Resistance to LGBTQ community not isolated problems in N.L., says reporter

Recent news out of Middle Arm and Springdale reminds David Maher of his own high-school experience — but the St. John’s reporter says Newfoundlanders and Labradorians shouldn’t fool themselves into thinking the same thing doesn’t happen anywhere else in the province.

Maher, a reporter for the Telegram, graduated from Mobile Central High School on the Avalon Peninsula in 2008. He told CBC’s On the Go that he was late to accept — or even realize — his sexuality because of his experiences as a teenager.

Some parents at a school in Middle Arm pulled their children from a presentation on inclusion, citing religious reasons. (Garrett Barry/CBC)

“Whether it was with my classmates, or whether it was people in the community who were openly gay and they weren’t in a position to stay in the closet, or they chose not to stay in the closet, I saw how those people were treated,” he said, recounting the frequent slurs he heard directed at gay people.

“I thought, OK, well, straight people, that’s what you want to be. You don’t want to be gay, because straight people aren’t subject to those kind of words and those kind of sentiments.”

He held that view through most of his teen years, dating a young woman while in high school. 

As a result, Maher says he avoided becoming a target of the slurs and vitriol he saw aimed at others. It wasn’t until he graduated and came to St. John’s that he met other people who were LGBTQ, and realized that he is gay himself — and that it’s not a big deal.

“I think about how many years that I lost,” he said. “I didn’t come out until I was about 19.”

About mutual respect, not religion

Ten years later, Maher sees some similarities in the small Newfoundland towns now making the news.

Both Middle Arm and Springdale are in areas with a large Pentecostal population. In Middle Arm, many parents who pulled their children from class over a discussion of LGBTQ inclusivity cited their religious faith as the reason for the decision.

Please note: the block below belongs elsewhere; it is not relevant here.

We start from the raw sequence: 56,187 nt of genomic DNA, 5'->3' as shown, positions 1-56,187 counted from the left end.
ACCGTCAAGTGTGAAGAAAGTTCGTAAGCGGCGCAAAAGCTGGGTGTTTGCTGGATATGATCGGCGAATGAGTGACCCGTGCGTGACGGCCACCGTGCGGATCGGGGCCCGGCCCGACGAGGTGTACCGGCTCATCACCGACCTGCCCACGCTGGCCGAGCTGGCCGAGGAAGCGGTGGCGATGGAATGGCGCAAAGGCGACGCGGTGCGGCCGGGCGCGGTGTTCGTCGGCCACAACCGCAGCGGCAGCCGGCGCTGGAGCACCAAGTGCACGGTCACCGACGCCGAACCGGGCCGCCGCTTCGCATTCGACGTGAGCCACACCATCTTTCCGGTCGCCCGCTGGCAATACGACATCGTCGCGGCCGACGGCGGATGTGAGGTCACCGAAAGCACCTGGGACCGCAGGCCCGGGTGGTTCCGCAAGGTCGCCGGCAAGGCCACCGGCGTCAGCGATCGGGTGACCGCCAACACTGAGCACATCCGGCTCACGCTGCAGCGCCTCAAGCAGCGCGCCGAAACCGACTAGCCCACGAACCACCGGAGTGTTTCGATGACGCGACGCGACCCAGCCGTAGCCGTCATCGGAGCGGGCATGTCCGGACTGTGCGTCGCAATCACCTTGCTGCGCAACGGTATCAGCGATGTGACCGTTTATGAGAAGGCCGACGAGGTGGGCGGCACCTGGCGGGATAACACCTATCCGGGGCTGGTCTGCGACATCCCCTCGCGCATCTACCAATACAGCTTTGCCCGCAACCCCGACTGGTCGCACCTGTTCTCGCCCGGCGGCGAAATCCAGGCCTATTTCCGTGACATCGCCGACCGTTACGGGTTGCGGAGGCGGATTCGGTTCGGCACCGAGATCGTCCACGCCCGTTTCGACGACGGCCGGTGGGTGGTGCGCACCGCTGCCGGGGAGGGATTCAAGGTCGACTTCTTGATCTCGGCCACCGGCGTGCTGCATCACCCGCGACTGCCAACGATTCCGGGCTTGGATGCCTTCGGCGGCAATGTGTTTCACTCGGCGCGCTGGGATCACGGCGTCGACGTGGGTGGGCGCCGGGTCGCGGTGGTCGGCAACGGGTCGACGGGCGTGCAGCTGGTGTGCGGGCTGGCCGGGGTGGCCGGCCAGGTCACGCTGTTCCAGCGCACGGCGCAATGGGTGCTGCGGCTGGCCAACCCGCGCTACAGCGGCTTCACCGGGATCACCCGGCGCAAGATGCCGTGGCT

It’s important to respect people’s different beliefs, Maher said. But the Newfoundland and Labrador English School District says the Get Real presentation is about mutual respect and rights, not about religion. 

“I’m not sure how many differing opinions one can have about human rights,” he said.

It’s hard to learn in public. It’s difficult, and I think that’s a little bit of what’s happening here.– David Maher

Maher said he doesn’t want to paint entire towns or church congregations with one brush. But according to the LGBTQ advocacy group Human Rights Campaign, most Pentecost denominations have doctrinal statements condemning homosexuality.

“It’s not a church that is accepting to homosexual people, or the entire LGBTQ population in general. It’s not a welcoming church for those people, and I think that that’s evident,” Maher said.

While there may be many individual congregants at those churches who disagree with that stance, the influence can still be felt in areas where that official stance is dominant, he said.

Springdale, Middle Arm not unique

But Maher does think the focus on Springdale or Middle Arm as uniquely having this problem is inaccurate. He points out that he heard homophobic attitudes himself, only a decade ago, just 30 minutes outside St. John’s.

And there are some people in these communities who welcome these new discussions, even if the impetus for them is difficult.

Maher reported on a high school group’s efforts to have a rainbow crosswalk painted in Springdale, and said he spoke to many people who are having conversations about gender and sexuality for the first time.

It’s natural for that process to be difficult, Maher said, especially when it is happening under a microscope.

Some students in Springdale want their council to show support for diversity. (Martin Jones/CBC)

“It’s hard to learn in public,” he said. “It’s difficult, and I think that that’s a little bit of what’s happening here.”

Ultimately, Maher said he hopes that people can work from a position of understanding and openness about other people.

“What’s easy is to be cruel,” he said. “But I want to challenge everybody to be brave enough to be kind. I think that’s the real challenge here for people.”

Resistance to LGBTQ community not isolated problems in N.L., says reporter

Aggregated from: CBC | Newfoundland and Labrador News

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